4th Street Portal under construction in February 2016
|Other name(s)||Third Street Light Rail Project Phase 2|
|Location||San Francisco, California|
|Coordinates||Coordinates: (southern portal)|
|Crosses||Market Street Subway|
|Start||4th Street Portal|
|No. of stations||3 (plus 1 surface as part of extension project)|
|Opens||December 26, 2018 —
December 10, 2019
|Owner||San Francisco Municipal Transportation Agency|
|Operator||San Francisco Municipal Railway|
|Character||Underground subway tunnel for predominantly light rail line|
|Line length||1.7 mi (2.74 km)|
|No. of tracks||2|
|Track gauge||4 ft 8 1⁄2 in (1,435 mm) standard gauge|
|Electrified||Overhead lines, 600 V DC|
The Central Subway is an extension of the Muni Metro light rail system under construction in San Francisco, California, from the Caltrain commuter rail depot at 4th and King streets to Chinatown, with stops in South of Market (SoMa) and Union Square.
The subway is the second phase of the San Francisco Municipal Transportation Agency's Third Street Light Rail Project. The first phase opened to the public as the T Third Line in 2007. Ground was broken for the Central Subway on February 9, 2010. Tunnel boring for the Central Subway was completed at Columbus and Powell Street in the North Beach neighborhood of San Francisco on June 16, 2014. This subway extension of the T Third Line, originally set to open in late 2018, is projected to open to the public in November 2019. With the addition of the Central Subway, the T Third Line is projected to become the most heavily ridden line in the Muni Metro system by 2030.
The extension will serve major employment and population centers in San Francisco that are underserved by rapid transit. SoMa is home to the headquarters of many of San Francisco’s major software and technology companies, and substantial residential growth is projected there. Union Square, located in the city's downtown, is a primary commercial and economic district. Chinatown is the most densely populated neighborhood in the city. The Central Subway will connect these areas to communities in eastern San Francisco, including Mission Bay, Dogpatch, Bayview-Hunters Point and Visitacion Valley.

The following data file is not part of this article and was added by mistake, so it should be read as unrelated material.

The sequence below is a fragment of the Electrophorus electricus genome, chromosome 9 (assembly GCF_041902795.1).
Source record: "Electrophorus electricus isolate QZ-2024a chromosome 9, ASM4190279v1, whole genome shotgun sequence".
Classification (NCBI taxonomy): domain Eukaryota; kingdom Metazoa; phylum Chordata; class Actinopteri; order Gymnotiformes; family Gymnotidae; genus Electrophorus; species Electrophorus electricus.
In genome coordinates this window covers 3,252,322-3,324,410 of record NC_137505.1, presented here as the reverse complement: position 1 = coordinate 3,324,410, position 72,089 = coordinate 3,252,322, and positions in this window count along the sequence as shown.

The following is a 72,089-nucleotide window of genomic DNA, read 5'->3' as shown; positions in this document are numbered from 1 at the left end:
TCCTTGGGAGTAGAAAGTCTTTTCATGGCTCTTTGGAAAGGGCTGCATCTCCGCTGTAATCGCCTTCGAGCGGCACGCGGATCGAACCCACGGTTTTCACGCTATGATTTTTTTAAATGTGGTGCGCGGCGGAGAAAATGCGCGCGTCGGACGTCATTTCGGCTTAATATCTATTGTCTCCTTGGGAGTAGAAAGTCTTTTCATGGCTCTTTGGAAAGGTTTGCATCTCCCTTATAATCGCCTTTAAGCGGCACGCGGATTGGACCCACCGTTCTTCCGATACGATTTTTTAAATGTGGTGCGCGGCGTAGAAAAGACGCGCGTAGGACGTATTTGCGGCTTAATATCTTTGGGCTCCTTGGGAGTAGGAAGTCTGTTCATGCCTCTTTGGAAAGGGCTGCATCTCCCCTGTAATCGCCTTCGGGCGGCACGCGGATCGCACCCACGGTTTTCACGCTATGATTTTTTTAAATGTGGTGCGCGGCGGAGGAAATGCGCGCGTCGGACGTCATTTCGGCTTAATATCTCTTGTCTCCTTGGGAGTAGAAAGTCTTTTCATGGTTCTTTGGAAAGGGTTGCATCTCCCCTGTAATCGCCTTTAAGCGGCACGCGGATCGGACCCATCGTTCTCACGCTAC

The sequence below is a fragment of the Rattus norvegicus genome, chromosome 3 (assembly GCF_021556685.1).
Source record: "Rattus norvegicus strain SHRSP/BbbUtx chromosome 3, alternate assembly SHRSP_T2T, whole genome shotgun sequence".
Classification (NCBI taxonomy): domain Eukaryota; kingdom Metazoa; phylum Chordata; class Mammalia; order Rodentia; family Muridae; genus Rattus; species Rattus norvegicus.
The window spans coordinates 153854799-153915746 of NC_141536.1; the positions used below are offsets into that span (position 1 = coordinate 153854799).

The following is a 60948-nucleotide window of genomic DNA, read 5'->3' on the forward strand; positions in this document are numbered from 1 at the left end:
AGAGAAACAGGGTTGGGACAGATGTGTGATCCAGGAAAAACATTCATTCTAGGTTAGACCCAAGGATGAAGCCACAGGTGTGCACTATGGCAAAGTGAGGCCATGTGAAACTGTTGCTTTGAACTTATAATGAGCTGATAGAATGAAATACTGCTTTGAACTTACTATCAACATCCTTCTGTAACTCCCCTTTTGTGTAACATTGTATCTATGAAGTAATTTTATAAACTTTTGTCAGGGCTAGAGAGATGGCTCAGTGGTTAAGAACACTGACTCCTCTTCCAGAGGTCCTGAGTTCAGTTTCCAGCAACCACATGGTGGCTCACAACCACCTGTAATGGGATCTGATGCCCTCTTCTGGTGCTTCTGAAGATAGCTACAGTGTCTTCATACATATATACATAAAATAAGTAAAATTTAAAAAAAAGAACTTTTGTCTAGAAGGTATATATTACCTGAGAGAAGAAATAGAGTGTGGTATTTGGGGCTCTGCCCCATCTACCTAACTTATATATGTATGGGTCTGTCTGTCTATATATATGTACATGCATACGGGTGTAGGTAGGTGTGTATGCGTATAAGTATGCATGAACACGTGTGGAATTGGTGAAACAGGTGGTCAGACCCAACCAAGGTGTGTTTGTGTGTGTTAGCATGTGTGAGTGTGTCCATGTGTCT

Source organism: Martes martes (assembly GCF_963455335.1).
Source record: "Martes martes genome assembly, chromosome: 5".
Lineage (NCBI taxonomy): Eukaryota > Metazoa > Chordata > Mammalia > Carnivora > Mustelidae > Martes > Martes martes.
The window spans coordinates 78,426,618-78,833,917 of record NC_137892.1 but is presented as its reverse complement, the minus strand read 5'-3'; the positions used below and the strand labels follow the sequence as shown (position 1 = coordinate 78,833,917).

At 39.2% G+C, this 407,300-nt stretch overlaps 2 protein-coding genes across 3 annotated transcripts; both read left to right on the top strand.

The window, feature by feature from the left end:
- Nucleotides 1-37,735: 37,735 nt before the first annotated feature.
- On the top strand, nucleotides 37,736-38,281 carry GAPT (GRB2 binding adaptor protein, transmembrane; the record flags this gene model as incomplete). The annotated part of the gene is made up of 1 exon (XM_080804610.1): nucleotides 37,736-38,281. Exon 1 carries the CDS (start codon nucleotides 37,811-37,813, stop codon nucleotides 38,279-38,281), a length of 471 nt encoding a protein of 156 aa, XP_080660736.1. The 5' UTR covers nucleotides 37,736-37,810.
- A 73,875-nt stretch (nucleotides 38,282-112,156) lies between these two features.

The budget to complete the Central Subway is $1.578 billion. The project is funded primarily through the Federal Transit Administration’s New Starts program. In October 2012, the FTA approved a Full Funding Grant Agreement, the federal commitment of funding through New Starts, for the Central Subway for a total amount of $942.2 million. The Central Subway is also funded by the State of California, the Metropolitan Transportation Commission, the San Francisco County Transportation Authority and the City and County of San Francisco.
In February 2008, the San Francisco Municipal Transportation Agency board of directors voted to select the alignment for the subway. In the approved alignment, trains travel north along 4th Street and Stockton Street, stopping at one above-ground station and three subway stations on their 1.7-mile route.